|A frosty morning on Sgor Gaoith|
The latest issue of The Great Outdoors is in the shops now. My backpacking column is about the pleasures of autumn and winter camping. Midge-free and you can see sunset and sunrise without losing sleep! In the gear pages I test 12 base layers, just in time for the first really cold weather and review two GPS watches plus have a look at smartphones for outdoor use and navigation apps. In the same feature Will Renwick and Emily Rodway review three standalone GPS devices. Will Renwick also has a first look at Keen's new Liberty Ridge boots.
Pictures in this issue include a very dramatic double-page photo of Knott Rigg in the Lake District by Damian Shields; a surreal and evocative photo taken inside a snow tunnel in the Cairngorms by James Roddie; and some photos of mine of Suilven and other Assynt hills.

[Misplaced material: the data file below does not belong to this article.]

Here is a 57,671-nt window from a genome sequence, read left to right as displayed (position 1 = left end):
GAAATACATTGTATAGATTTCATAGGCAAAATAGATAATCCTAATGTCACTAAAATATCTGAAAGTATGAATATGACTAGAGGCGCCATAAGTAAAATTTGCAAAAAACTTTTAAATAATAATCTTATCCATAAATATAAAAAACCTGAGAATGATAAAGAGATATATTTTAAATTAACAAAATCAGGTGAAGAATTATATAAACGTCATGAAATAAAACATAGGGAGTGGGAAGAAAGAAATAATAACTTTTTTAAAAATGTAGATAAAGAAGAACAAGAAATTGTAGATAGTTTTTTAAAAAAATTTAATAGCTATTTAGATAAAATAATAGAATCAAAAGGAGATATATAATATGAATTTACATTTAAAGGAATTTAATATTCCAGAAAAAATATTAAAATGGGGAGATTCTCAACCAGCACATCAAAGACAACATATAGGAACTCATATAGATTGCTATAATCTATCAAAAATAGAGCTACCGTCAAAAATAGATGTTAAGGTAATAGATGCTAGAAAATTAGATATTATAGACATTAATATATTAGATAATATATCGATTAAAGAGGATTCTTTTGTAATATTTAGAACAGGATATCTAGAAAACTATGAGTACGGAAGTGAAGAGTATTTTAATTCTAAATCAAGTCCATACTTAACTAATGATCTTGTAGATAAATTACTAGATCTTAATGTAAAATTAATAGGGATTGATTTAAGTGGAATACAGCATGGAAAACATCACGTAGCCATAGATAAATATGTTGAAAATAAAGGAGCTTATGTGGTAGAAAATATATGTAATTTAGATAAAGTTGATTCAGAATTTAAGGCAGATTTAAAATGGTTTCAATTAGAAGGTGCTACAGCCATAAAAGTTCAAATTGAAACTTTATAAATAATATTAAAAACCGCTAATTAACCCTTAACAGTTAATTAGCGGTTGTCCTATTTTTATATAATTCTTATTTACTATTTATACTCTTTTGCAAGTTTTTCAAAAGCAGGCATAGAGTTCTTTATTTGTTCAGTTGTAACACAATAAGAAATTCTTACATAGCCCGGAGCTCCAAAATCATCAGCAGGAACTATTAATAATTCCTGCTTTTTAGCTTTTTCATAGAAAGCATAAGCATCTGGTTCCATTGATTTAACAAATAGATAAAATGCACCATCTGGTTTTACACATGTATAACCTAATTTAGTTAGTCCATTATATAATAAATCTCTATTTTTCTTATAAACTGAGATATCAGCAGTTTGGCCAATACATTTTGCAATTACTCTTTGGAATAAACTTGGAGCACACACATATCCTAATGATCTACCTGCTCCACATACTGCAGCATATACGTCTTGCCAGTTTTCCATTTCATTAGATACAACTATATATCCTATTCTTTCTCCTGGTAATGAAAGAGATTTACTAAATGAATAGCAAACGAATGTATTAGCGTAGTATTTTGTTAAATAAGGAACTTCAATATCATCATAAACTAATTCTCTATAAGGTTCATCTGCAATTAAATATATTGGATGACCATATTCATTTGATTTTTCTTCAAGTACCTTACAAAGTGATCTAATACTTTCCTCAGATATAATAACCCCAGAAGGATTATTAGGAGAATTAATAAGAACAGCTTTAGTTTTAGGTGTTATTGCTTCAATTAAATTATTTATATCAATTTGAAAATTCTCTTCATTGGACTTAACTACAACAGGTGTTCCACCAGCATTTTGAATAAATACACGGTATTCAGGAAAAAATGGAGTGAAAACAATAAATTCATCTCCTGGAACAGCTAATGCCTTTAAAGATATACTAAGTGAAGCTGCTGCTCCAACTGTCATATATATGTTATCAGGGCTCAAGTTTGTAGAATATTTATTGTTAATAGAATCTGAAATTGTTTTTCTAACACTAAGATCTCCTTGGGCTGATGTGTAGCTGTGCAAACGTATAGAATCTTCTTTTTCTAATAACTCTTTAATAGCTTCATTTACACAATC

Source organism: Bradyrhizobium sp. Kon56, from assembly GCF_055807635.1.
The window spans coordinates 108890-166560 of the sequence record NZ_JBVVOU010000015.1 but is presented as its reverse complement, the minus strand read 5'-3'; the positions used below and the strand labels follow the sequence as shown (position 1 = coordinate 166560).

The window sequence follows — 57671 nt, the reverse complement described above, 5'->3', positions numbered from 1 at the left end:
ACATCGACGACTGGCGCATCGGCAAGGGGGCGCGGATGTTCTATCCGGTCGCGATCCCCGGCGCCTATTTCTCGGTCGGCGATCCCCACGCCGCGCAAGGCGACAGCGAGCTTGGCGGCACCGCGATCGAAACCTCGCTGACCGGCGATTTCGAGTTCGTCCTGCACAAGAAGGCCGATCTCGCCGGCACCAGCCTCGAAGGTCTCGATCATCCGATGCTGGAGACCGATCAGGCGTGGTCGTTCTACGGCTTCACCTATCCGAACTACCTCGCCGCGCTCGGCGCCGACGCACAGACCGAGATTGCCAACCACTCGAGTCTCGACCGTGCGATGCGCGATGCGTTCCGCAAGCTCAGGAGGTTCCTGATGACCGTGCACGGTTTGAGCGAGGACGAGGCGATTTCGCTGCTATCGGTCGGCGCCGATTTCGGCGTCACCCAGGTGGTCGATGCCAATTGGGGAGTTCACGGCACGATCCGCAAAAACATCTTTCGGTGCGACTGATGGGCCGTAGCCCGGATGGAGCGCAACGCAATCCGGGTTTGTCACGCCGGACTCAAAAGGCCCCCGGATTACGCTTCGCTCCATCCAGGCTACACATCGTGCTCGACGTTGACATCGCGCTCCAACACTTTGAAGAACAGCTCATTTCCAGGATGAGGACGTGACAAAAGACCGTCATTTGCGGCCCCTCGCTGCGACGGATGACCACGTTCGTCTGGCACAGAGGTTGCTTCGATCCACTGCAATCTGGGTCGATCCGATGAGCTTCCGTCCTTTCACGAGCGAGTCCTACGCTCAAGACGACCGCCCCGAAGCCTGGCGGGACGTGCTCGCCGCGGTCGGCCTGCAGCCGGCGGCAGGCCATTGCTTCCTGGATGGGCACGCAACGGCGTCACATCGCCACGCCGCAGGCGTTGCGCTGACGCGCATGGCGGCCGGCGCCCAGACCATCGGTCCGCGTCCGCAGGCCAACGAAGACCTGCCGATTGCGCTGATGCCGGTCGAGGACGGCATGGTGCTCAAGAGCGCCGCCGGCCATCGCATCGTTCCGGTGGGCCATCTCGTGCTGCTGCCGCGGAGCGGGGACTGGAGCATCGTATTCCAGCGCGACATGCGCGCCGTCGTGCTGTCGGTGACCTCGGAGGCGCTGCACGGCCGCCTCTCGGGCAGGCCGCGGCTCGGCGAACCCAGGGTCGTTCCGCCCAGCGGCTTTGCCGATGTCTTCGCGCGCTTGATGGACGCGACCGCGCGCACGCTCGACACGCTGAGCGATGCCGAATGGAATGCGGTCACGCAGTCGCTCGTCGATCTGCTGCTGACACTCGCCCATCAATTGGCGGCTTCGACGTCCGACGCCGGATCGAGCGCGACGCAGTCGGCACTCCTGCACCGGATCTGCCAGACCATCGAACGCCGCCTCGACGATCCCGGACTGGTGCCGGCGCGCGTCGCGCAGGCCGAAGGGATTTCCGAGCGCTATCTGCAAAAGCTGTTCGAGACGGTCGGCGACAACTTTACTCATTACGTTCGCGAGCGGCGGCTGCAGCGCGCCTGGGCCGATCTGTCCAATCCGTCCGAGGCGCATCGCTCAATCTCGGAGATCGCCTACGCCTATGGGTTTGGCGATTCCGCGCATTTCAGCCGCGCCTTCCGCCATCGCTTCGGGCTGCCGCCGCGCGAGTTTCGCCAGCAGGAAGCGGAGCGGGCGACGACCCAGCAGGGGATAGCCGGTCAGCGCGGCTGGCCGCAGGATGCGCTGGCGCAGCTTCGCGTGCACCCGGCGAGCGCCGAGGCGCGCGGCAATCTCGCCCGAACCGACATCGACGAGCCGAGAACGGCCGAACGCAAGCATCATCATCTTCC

Also well-illustrated are David Lintern 's story of packrafting down Loch Mullardoch, camping on an island, and climbing the surrounding Munros; Ray Wood's account of bikepacking the Trans Cambrian Way; and Carey Davies trip by train to go walking in the Pyrenees.
Elsewhere in this issue Keith Fergus suggests some ascents of the smaller hills in the Trossachs, and there's a look at other lower hills in the UK; Ed Byrne goes out filming with Terry Abraham and with Countryfile; Carey Davies ponders urban living as he prepares to move to Sheffield; and Roger Smith wonders about the value of the forthcoming climate change summit. In the book pages Jim Perrin praises Frederic Gros' A Philosophy of Walking and Roger Smith reviews A William Condry Reader, edited by Jim Perrin.
The Hill Skills pages are about staying safe with good pieces by Glenmore Lodge instructor Kevin Rutherford; Mountaineering Council of Scotland Safety Advisor Heather Morning; and Northumberland National Park Mountain Rescue Team Leader Iain Nixon.